Take signatures, for example. Many anti-virus engines work off a database of unique signatures associated with an individual threat that have been discovered and recorded within that database. They struggle when they face new threats - unrecorded in that database - and tactics. In fact, malware authors have gotten very good at hiding their telltale signs and thus circumventing the sight of antivirus engines and other similar protection measures. They’ve started to employ tactics like steganography to obscure signatures, employed fileless tactics and merely produced more kinds of malware which have not yet been recorded in the database on which the protection measures rely.

Rules suffer from a similar problem. These govern how an underlying detection system treats abnormal or suspicious behaviour. These are often based around simple if/then rules. This could be something “if you spot x transactions of over x amount in x amount of time, then block those transactions.” Those have turned out to be remarkably brittle to changes in the fraud landscape. Furthermore, they don’t account for anything much more creative than someone simply trying to steal money directly out of an account. The problem is that even individual transactions can be a small part of a larger picture. These could be attempts to probe a detection system and in turn, figure out the rules by deducting them from failed attempts. Similarly, they could be a distraction - an attempt to distract defenders from a larger attack happening elsewhere. It could also just be part of a much larger fraud campaign which overwhelms defence. After all, a rule-based detection system might be able to spot a few risky transactions, but it will struggle when asked to spot tens of thousands.

Fraud has evolved, but many legitimate organisations haven’t adapted. So what should an organisation do in the face of threats that are evolving far past their ability to police them? Well many might try and manually adapt. This can involve adding more rules and signatures to the database - but this quickly becomes expensive, time-consuming and complex. As those rules mount and become unmanageable, it can also bring about a whole series of conflicts which ultimately degrade the performance of detection systems. Furthermore, it misses the very point about the problem with these rules - that they can’t keep up with the ever changing nature of fraud tactics.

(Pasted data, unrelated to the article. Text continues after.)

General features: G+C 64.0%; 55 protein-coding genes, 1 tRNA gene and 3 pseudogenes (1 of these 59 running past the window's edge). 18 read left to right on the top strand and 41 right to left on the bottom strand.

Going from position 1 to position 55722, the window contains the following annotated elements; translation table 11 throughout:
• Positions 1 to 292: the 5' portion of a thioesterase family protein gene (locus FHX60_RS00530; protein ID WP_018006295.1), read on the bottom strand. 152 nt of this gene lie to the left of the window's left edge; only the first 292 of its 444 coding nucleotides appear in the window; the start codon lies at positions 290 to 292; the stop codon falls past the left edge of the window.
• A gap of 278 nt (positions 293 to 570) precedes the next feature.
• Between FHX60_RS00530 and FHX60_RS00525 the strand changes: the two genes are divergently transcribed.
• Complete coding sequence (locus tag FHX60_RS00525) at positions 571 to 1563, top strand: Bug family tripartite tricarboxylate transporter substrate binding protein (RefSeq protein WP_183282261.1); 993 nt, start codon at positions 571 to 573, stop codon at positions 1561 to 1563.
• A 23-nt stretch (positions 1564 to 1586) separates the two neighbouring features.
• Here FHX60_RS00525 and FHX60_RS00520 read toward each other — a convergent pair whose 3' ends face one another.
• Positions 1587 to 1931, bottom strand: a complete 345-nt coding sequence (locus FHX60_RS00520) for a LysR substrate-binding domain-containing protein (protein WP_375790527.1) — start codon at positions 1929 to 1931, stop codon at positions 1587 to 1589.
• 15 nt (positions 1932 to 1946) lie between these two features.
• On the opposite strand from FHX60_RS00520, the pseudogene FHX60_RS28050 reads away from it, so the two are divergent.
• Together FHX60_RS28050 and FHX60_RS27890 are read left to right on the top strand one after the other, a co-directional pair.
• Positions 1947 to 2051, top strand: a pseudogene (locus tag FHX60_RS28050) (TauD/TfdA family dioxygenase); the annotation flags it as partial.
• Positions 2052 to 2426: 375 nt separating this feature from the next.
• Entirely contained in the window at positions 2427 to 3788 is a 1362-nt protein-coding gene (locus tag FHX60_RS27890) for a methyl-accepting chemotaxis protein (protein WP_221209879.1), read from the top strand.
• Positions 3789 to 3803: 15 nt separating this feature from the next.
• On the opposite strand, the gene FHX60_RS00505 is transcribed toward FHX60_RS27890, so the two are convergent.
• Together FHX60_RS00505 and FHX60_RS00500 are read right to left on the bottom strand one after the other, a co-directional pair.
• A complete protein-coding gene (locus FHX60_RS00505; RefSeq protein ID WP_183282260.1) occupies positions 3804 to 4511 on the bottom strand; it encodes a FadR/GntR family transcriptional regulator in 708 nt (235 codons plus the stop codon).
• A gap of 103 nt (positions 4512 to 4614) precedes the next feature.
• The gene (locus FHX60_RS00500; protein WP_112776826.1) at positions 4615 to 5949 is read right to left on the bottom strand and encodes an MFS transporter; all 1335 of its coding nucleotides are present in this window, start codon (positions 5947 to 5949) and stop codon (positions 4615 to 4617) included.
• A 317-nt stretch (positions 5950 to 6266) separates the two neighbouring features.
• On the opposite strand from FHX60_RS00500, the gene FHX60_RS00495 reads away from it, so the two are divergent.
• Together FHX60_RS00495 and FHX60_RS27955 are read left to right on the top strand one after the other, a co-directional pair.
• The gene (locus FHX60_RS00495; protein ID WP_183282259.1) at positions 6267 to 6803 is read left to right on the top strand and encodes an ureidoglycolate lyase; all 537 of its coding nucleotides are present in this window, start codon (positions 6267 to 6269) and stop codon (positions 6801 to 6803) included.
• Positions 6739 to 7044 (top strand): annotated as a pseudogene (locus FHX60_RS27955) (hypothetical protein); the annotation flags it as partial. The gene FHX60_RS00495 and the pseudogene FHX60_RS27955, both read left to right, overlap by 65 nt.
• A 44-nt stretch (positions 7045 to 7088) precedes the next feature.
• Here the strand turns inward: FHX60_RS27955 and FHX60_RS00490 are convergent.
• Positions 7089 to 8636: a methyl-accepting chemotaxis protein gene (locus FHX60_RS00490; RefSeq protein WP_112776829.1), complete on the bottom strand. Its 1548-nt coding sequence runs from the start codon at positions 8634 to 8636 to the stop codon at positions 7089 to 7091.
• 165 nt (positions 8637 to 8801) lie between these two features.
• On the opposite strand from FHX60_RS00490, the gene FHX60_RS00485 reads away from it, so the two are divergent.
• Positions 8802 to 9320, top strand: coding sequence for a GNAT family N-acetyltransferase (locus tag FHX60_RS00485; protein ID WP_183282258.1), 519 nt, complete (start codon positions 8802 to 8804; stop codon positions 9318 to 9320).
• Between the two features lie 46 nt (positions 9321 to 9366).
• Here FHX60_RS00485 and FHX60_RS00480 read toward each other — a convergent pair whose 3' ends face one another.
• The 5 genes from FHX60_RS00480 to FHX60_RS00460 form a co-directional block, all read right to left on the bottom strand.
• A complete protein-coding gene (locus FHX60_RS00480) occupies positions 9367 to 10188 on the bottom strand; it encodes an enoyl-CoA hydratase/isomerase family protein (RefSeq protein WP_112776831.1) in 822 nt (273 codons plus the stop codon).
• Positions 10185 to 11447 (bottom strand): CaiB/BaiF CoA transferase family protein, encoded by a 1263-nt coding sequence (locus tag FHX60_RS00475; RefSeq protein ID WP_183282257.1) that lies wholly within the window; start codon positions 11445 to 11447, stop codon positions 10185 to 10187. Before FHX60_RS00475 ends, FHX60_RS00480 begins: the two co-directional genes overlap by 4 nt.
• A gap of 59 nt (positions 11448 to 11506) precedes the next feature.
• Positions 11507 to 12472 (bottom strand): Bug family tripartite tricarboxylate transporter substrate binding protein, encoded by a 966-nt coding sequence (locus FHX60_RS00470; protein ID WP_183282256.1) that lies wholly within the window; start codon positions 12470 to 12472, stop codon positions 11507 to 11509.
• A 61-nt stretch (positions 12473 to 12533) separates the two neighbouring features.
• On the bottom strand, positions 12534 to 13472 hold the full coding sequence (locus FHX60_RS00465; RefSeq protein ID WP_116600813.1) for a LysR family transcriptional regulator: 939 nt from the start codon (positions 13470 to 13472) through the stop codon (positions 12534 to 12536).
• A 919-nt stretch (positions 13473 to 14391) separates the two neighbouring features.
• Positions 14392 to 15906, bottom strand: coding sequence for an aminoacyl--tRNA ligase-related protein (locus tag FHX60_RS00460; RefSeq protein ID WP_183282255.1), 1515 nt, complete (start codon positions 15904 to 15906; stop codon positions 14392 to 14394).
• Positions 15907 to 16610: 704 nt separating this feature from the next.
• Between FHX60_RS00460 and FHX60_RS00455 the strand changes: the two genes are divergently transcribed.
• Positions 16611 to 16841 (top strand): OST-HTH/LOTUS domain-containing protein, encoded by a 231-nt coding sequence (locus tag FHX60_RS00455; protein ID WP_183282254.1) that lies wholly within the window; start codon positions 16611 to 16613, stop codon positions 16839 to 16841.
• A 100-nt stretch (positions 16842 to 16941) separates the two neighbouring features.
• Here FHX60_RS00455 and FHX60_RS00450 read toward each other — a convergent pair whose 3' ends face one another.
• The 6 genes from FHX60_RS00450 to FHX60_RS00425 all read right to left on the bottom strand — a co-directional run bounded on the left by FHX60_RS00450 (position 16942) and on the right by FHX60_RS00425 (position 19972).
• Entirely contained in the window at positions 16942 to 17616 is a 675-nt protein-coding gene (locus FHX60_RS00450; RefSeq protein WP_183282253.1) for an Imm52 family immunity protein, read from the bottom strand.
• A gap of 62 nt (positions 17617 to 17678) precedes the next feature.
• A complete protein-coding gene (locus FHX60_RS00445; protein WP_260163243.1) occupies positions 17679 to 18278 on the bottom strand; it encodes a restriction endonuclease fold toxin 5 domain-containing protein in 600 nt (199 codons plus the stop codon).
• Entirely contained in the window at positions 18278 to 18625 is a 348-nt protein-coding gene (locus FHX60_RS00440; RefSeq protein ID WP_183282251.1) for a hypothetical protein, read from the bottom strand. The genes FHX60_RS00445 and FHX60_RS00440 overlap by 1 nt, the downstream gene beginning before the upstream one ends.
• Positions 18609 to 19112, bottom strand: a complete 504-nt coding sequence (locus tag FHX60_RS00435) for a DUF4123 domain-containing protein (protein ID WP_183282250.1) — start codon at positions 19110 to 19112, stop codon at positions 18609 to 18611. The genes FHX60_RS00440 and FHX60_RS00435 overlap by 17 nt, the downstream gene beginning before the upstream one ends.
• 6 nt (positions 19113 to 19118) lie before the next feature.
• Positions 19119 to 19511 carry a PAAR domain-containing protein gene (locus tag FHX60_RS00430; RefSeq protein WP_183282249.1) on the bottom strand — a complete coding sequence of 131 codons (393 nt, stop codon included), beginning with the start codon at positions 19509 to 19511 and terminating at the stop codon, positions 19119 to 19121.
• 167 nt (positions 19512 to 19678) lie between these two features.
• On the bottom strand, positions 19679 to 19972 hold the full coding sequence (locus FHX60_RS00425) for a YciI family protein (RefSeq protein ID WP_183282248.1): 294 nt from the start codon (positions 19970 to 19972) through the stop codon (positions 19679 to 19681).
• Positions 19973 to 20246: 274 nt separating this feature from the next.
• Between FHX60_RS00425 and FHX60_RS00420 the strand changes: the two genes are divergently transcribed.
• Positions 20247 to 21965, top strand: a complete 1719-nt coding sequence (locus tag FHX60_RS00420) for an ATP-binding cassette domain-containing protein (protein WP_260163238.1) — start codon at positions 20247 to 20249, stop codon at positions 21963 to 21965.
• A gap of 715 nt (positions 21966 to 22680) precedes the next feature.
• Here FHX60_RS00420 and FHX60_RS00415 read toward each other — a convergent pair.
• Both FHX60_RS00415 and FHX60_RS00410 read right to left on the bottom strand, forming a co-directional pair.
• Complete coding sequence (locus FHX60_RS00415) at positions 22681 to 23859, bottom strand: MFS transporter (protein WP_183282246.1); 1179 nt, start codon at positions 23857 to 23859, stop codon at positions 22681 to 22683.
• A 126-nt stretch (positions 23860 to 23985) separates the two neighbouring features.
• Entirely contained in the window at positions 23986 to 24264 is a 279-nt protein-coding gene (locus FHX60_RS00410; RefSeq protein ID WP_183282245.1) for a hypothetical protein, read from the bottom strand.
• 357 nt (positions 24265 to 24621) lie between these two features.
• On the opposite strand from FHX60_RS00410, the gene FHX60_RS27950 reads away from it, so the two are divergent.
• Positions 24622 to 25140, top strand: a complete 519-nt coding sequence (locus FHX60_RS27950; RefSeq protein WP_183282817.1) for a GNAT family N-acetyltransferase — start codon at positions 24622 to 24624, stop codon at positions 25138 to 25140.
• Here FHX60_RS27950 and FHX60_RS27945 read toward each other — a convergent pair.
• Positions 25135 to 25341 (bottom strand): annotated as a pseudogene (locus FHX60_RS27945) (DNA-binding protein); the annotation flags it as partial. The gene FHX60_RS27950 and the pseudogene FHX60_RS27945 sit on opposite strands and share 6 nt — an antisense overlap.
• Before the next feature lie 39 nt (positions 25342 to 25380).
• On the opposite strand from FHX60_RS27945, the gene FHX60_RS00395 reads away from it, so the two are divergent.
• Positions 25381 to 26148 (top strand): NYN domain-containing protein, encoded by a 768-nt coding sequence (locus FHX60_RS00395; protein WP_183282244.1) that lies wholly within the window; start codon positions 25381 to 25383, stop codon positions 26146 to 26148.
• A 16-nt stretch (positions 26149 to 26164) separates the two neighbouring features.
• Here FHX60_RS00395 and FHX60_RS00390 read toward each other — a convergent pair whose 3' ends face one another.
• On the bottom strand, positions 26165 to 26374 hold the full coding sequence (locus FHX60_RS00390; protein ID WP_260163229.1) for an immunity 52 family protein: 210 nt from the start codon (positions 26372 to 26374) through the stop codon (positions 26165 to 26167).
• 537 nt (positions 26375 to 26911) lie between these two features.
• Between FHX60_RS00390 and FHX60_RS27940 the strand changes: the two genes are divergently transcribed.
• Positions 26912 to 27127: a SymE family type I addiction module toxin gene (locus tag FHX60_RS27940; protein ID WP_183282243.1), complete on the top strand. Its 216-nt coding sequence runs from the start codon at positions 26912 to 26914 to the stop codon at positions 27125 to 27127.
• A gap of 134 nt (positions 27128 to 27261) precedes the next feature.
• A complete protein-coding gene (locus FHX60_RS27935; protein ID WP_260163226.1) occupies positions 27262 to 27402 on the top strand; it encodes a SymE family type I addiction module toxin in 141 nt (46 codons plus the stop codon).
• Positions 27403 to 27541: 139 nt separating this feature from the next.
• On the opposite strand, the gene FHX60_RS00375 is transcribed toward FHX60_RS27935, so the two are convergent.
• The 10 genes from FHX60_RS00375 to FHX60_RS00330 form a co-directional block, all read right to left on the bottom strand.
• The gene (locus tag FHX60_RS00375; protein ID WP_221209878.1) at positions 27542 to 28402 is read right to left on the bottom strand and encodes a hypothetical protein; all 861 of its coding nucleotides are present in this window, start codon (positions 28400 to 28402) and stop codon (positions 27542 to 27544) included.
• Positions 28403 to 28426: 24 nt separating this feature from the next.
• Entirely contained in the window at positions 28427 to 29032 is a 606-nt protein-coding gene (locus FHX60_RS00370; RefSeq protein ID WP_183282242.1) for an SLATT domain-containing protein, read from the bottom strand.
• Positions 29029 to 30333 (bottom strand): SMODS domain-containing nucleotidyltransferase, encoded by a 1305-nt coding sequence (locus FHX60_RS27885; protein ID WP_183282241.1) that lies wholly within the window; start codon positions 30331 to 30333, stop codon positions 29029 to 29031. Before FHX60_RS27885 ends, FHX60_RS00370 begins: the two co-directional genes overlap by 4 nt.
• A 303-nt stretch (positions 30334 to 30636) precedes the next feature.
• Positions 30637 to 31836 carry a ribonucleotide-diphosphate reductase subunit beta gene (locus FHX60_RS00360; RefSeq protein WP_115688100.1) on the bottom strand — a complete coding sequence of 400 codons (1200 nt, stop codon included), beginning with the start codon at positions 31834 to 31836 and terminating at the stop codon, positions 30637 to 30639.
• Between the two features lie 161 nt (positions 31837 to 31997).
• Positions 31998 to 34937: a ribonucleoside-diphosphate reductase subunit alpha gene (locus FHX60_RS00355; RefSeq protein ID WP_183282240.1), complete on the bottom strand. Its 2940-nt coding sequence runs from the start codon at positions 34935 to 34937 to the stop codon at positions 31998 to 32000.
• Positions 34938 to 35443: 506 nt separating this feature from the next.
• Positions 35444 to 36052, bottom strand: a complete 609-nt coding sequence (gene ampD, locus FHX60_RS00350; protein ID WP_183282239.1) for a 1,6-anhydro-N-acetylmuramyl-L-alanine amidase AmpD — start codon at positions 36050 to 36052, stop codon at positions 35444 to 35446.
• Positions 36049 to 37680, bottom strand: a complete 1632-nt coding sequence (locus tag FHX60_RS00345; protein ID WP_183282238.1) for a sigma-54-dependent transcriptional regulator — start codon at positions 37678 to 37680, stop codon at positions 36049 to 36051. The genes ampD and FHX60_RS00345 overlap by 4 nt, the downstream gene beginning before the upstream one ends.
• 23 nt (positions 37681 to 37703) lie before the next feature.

So what then?

In some sense, the problem is that these legacy fraud detection tools are very good at seeing the individual, clear cases of attack in real time - they have a much harder time seeing the crucial context that can detect a larger attack, which are increasingly characteristic of this new generation of fraud. So how can organisations see that context and gain the required proactivity?

They may already have the necessary resources in their historical fraud data. By applying machine learning algorithms to that data, organisations can attain new insights into the telltale signs and behaviors of an attack.

It will come as no surprise that just as new technologies are becoming a game changer for fraudsters, they’re going to help legitimate organisations too. Machine learning algorithms will effectively help them to integrate risk signals from a wide range of sources - such as their

historical fraud data - so an organisation can better understand novel attack patterns and heretofore unseen fraud tactics.

Fraudsters now know how to out game the rules of legacy fraud detection, and they’re now operating at a level that many organisations don’t see or even expect. New threats require evolution and thankfully, the resources to adapt to this new threat landscape may be closer than many expect.